Murmurs are sounds made by blood circulating through the heart's chambers or valves, or through blood vessels near the heart.
Heart murmurs may be caused by a number of factors or diseases, including the following:
- defective heart valves
- holes in the interior heart walls (atrial septal defect or ventricular septal defect)
- surgical repair of congenital (present at birth) heart defects
- anemia (a decrease in the red cells in the blood)
Your child's physician will evaluate a murmur based on several factors. Murmurs are analyzed for pitch, loudness, and duration. They also are graded according to their intensity (on a scale of one to six, with one being very faint and six being very loud).
Types of murmurs include the following:
- systolic murmur - a heart murmur that occurs during a heart muscle contraction. Systolic murmurs are divided into ejection murmurs (due to blood flow through a narrowed vessel or irregular valve) and regurgitant murmurs.
- diastolic murmur - a heart murmur that occurs during heart muscle relaxation between beats. Diastolic murmurs are due to a narrowing (stenosis) of the mitral or tricuspid valves, or regurgitation of the aortic or pulmonary valves.
- continuous murmur - a heart murmur that occurs throughout the cardiac cycle.
Murmurs related to a congenital (present at birth) heart defect or other problem involving the heart structures will be heard the loudest in the area of the chest where the problem occurs. Some large defects have almost no murmur in the newborn due to normally elevated pressures in the blood vessels in the lungs. Murmurs may be inconsistent and difficult to hear in an infant who is agitated or crying. Thus, murmurs may be missed or not detected.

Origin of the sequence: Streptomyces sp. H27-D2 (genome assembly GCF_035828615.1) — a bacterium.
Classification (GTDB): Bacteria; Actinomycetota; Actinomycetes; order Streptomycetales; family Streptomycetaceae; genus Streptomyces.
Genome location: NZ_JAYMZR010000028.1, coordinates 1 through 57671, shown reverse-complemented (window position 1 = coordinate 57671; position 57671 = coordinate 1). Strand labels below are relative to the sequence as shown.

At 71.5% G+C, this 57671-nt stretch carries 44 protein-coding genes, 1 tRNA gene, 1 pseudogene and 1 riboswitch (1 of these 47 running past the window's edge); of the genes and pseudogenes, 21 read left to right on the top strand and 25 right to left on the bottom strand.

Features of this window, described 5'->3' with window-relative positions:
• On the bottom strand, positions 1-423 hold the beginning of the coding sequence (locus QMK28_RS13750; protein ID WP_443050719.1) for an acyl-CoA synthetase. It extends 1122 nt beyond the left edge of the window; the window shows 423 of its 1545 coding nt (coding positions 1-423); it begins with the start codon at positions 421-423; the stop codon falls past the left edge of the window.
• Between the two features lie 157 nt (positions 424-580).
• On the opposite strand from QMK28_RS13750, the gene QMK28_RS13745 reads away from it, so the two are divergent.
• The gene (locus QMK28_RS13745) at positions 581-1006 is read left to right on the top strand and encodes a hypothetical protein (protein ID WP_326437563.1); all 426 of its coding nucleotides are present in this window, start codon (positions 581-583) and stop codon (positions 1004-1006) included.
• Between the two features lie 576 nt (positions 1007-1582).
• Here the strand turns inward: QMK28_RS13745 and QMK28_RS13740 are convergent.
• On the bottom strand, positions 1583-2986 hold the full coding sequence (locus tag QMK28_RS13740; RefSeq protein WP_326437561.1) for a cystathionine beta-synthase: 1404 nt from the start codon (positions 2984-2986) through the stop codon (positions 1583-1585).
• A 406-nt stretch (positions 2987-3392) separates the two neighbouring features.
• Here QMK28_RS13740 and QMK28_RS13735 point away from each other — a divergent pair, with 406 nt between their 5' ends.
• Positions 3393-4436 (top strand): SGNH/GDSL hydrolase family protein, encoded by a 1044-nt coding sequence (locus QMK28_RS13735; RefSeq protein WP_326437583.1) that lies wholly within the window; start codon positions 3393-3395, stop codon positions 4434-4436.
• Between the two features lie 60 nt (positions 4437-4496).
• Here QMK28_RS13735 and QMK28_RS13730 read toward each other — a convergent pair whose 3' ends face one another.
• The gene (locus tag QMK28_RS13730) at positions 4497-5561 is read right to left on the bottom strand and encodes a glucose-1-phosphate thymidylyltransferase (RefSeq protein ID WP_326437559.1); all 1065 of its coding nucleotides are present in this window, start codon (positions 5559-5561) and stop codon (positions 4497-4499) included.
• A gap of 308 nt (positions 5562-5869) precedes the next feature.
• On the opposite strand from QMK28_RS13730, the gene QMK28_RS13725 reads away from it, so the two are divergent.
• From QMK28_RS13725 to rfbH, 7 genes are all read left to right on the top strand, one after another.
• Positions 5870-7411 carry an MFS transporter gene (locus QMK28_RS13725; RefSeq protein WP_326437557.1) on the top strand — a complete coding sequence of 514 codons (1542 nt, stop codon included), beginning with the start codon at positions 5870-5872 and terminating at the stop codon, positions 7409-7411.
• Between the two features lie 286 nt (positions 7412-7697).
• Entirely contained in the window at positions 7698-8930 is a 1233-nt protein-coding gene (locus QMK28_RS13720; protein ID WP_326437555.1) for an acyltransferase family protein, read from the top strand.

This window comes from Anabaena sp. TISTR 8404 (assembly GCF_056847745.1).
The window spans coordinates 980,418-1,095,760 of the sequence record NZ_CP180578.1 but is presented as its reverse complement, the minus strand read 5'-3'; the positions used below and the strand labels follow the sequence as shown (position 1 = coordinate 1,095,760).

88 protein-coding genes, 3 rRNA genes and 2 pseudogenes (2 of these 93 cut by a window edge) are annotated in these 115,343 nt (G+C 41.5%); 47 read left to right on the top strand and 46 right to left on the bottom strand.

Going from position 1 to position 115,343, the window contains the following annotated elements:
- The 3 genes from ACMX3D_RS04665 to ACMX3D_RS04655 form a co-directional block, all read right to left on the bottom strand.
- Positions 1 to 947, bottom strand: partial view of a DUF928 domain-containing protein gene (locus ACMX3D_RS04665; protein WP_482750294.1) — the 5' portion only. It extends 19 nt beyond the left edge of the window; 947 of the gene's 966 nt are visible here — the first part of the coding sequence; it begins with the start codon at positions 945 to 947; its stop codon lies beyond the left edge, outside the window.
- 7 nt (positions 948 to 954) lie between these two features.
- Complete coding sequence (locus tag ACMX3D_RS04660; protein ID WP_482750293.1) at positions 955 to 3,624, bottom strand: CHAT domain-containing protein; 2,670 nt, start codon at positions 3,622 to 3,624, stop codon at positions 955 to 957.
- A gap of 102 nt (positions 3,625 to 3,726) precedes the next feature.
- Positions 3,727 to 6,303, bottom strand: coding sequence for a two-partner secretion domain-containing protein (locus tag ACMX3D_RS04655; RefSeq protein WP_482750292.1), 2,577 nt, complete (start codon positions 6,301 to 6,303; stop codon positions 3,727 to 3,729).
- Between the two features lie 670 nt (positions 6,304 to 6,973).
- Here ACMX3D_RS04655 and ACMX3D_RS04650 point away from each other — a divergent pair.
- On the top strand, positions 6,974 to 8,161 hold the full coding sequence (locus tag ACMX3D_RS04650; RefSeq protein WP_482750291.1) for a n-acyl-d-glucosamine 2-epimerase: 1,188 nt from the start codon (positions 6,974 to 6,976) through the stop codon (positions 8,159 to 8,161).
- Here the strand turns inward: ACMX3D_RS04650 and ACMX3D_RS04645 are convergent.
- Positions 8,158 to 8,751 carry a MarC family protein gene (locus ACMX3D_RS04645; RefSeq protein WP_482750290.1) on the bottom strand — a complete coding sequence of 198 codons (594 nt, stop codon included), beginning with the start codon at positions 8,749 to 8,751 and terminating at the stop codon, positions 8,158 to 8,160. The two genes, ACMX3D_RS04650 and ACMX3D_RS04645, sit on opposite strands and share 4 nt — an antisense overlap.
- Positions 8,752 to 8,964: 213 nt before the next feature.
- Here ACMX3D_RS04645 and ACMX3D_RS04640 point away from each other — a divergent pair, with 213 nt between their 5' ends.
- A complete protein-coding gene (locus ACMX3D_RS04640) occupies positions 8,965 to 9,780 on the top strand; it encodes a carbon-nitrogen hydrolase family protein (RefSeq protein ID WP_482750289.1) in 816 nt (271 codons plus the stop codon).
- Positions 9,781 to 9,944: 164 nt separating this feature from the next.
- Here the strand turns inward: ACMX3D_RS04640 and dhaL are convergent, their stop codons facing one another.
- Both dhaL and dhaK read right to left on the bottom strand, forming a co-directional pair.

Not all heart murmurs are symptoms of heart disease. Sometimes, a murmur may be heard in a normal child who has a fever or who is anemic; these murmurs often go away when the underlying problem is treated.
Some children have what is known as an innocent murmur. These murmurs are not related to congenital heart defects, and usually resolve by the time a child reaches adulthood. If your child's physician hears an innocent murmur, he/she may want to perform additional tests to ensure a heart defect is not present. A child with an innocent murmur can live a normal life and be as active as any other healthy child.
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Online Resources of Cardiovascular Disorders